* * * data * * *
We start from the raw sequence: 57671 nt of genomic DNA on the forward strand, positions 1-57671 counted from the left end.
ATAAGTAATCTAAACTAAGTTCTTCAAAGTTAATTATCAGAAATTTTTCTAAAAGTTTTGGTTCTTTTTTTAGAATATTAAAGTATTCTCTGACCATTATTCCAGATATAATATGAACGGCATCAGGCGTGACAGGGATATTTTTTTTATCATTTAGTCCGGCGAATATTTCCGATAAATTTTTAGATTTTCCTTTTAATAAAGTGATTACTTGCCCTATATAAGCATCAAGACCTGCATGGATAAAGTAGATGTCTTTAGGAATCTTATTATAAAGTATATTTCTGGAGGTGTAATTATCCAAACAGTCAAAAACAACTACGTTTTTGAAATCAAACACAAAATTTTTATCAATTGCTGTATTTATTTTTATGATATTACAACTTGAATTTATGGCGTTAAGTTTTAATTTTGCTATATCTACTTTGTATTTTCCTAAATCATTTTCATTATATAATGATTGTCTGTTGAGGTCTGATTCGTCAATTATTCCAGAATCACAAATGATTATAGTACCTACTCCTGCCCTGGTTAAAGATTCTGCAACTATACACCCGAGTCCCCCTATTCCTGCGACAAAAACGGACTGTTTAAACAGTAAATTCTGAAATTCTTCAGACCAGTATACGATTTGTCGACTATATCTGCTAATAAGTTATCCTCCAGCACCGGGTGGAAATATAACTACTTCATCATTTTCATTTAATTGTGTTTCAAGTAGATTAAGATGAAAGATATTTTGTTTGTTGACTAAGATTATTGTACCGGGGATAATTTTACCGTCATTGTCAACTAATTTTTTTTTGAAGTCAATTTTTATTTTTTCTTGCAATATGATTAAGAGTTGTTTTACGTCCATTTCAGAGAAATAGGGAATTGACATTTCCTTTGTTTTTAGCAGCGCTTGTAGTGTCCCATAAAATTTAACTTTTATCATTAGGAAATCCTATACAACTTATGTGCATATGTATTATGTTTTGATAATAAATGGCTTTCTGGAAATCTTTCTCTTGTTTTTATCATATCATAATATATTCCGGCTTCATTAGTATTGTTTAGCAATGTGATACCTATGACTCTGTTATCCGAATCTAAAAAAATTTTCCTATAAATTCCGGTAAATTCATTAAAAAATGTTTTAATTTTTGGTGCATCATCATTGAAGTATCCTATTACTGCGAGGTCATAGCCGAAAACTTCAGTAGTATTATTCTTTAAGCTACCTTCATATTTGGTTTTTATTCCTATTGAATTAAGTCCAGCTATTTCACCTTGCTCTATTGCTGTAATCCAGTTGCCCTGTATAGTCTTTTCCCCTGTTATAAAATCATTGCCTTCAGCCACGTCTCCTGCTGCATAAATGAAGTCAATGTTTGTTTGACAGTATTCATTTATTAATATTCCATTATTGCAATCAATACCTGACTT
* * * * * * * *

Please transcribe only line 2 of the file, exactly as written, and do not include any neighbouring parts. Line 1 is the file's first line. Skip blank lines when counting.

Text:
ATAAGTAATCTAAACTAAGTTCTTCAAAGTTAATTATCAGAAATTTTTCTAAAAGTTTTGGTTCTTTTTTTAGAATATTAAAGTATTCTCTGACCATTATTCCAGATATAATATGAACGGCATCAGGCGTGACAGGGATATTTTTTTTATCATTTAGTCCGGCGAATATTTCCGATAAATTTTTAGATTTTCCTTTTAATAAAGTGATTACTTGCCCTATATAAGCATCAAGACCTGCATGGATAAAGTAGATGTCTTTAGGAATCTTATTATAAAGTATATTTCTGGAGGTGTAATTATCCAAACAGTCAAAAACAACTACGTTTTTGAAATCAAACACAAAATTTTTATCAATTGCTGTATTTATTTTTATGATATTACAACTTGAATTTATGGCGTTAAGTTTTAATTTTGCTATATCTACTTTGTATTTTCCTAAATCATTTTCATTATATAATGATTGTCTGTTGAGGTCTGATTCGTCAATTATTCCAGAATCACAAATGATTATAGTACCTACTCCTGCCCTGGTTAAAGATTCTGCAACTATACACCCGAGTCCCCCTATTCCTGCGACAAAAACGGACTGTTTAAACAGTAAATTCTGAAATTCTTCAGACCAGTATACGATTTGTCGACTATATCTGCTAATAAGTTATCCTCCAGCACCGGGTGGAAATATAACTACTTCATCATTTTCATTTAATTGTGTTTCAAGTAGATTAAGATGAAAGATATTTTGTTTGTTGACTAAGATTATTGTACCGGGGATAATTTTACCGTCATTGTCAACTAATTTTTTTTTGAAGTCAATTTTTATTTTTTCTTGCAATATGATTAAGAGTTGTTTTACGTCCATTTCAGAGAAATAGGGAATTGACATTTCCTTTGTTTTTAGCAGCGCTTGTAGTGTCCCATAAAATTTAACTTTTATCATTAGGAAATCCTATACAACTTATGTGCATATGTATTATGTTTTGATAATAAATGGCTTTCTGGAAATCTTTCTCTTGTTTTTATCATATCATAATATATTCCGGCTTCATTAGTATTGTTTAGCAATGTGATACCTATGACTCTGTTATCCGAATCTAAAAAAATTTTCCTATAAATTCCGGTAAATTCATTAAAAAATGTTTTAATTTTTGGTGCATCATCATTGAAGTATCCTATTACTGCGAGGTCATAGCCGAAAACTTCAGTAGTATTATTCTTTAAGCTACCTTCATATTTGGTTTTTATTCCTATTGAATTAAGTCCAGCTATTTCACCTTGCTCTATTGCTGTAATCCAGTTGCCCTGTATAGTCTTTTCCCCTGTTATAAAATCATTGCCTTCAGCCACGTCTCCTGCTGCATAAATGAAGTCAATGTTTGTTTGACAGTATTCATTTATTAATATTCCATTATTGCAATCAATACCTGACTT